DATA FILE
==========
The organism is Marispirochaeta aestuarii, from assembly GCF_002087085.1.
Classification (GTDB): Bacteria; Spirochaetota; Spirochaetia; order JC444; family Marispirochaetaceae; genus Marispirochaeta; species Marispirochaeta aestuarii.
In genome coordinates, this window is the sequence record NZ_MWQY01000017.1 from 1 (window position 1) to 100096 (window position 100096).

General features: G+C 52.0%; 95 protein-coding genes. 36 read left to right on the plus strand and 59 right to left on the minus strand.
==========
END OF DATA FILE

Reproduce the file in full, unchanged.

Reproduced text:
The organism is Marispirochaeta aestuarii, from assembly GCF_002087085.1.
Classification (GTDB): Bacteria; Spirochaetota; Spirochaetia; order JC444; family Marispirochaetaceae; genus Marispirochaeta; species Marispirochaeta aestuarii.
In genome coordinates, this window is the sequence record NZ_MWQY01000017.1 from 1 (window position 1) to 100096 (window position 100096).

General features: G+C 52.0%; 95 protein-coding genes. 36 read left to right on the plus strand and 59 right to left on the minus strand.